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Inlet parking spaces left vacant by unexpected early departures

(July 12, 2013) Despite fears that the new $50 flat rate would drive patrons away, Fourth of July parking at the city’s inlet lot appears to have gone better than expected from a business standpoint – although the lot did end up somewhat under-utilized due to unexpected departures.

“We figured that, if you’re going to spend $50 on parking, you’re going to stay for the fireworks,” said Public Works Director Hal Adkins. “But apparently some people don’t.”

The plan to charge a flat rate was approved earlier this year by City Council at the suggestion of City Engineer Terry McGean, who was looking for a way to solve the traffic back up that typically follows the city’s Independence Day fireworks.

While visitors typically trickle in gradually during the morning to spend time on the beach and Boardwalk before the evening fireworks, they all leave at the same time once the show is over. Further, because the inlet lot charges by the hour – with patrons taking a time stamp ticket upon entry and paying upon exit – leaving creates more congestion than entering.

By having patrons stop and pay a flat rate upon entry, difficulty exiting the lot itself would be – and was, by all accounts – reduced. Further, patrons were not paying for time spent waiting to leave the lot. However, downtown traffic outside the lot was reportedly heavy on July 4, cancelling out some of the advantage.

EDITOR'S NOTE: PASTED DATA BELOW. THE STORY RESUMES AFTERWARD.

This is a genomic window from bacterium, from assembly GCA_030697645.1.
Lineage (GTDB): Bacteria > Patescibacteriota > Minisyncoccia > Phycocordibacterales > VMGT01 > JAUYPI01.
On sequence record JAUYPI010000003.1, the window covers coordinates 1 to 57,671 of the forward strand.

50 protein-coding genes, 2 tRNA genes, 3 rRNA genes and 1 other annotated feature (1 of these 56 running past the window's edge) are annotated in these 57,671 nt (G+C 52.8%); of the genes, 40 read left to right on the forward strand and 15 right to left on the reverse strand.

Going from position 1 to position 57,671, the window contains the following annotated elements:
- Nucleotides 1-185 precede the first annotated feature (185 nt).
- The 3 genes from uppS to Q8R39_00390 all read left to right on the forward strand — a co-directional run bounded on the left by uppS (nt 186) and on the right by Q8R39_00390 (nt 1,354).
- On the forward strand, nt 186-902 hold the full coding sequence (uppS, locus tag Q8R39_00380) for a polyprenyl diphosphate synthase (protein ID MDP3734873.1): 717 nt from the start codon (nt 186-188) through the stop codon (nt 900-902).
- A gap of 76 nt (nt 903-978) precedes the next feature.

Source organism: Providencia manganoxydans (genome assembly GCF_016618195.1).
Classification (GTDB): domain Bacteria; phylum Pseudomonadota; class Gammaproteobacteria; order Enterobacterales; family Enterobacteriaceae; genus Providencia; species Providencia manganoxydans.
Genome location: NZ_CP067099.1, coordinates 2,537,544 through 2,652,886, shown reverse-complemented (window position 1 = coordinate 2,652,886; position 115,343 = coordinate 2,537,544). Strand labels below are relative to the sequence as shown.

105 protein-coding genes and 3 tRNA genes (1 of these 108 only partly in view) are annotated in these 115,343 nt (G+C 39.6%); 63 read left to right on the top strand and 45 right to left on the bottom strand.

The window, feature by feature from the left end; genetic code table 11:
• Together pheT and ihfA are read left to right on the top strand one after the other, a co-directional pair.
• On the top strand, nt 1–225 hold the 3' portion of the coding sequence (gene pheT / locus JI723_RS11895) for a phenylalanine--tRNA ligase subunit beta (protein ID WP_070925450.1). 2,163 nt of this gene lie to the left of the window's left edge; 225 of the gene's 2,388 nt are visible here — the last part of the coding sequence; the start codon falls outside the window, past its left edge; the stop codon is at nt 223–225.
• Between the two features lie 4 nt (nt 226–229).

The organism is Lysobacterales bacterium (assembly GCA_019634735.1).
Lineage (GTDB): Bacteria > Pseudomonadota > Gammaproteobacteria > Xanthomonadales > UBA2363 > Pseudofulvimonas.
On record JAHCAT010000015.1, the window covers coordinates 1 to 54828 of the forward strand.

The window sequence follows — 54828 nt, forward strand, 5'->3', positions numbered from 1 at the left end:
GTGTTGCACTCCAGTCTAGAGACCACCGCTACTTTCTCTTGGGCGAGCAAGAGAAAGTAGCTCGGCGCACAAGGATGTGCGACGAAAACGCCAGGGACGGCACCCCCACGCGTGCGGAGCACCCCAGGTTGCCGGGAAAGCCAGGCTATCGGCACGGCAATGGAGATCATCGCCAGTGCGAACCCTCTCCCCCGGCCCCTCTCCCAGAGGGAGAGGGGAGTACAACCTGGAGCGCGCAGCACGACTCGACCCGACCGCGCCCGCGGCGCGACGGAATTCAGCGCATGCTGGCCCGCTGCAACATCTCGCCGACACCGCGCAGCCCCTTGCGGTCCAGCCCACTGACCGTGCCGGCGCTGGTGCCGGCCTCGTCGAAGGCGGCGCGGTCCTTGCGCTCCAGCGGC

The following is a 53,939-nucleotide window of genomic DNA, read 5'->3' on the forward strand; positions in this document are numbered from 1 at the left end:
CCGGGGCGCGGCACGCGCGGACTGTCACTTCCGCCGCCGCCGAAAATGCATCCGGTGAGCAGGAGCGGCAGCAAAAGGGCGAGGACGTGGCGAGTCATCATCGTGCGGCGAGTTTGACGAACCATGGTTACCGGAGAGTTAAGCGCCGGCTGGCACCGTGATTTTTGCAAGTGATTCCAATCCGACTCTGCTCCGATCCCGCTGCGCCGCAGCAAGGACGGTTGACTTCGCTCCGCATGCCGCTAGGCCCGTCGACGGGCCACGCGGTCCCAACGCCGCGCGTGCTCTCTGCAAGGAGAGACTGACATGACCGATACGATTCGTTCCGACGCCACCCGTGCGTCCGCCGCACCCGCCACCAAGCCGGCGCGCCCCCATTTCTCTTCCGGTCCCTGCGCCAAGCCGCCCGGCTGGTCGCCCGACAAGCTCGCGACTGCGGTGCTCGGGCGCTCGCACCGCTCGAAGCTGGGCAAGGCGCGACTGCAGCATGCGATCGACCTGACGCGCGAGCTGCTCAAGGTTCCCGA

According to Adkins, all 1,187 spaces in the lot were sold by 11:17 a.m. on the Fourth, and city staff were able to park another 46 cars in a parallel fashion along the edge of the lot.

But by the time the evening rolled around, the city was apparently facing complaints from nearby Boardwalk business owners that up to 300 spaces – a quarter of the lot – were actually vacant.

This was due, presumably, to patrons that paid the flat rate in the morning but left in the afternoon. After the lot filled in the morning, city attendants left and were not there to fill vacated spaces throughout the day.

“We were not manned to re-sell those spaces,” Adkins said. “We had no reason to think that people would pay and then leave. I don’t think anyone in their right mind would’ve expected that to occur. But we’re obviously looking into fixing it next year.”

The $50 rate decided on by City Council was also a major bone of public contention leading up to the holiday, given the increase in cost for the average visitor. Assuming that most Fourth of July patrons park in the morning for the beach and Boardwalk activities and do not leave until the fireworks’ conclusion – roughly a 12-hour span – the average cost per car would otherwise be $36 at the normal weekend and holiday parking rate of $3 per hour.

But with enough people willing to pay to fill 1,233 spaces, it appears that the rate hike is worth the convenience.

“When people are on vacation, I think the most important thing to them is their time,” Mayor Rick Meehan said this week.

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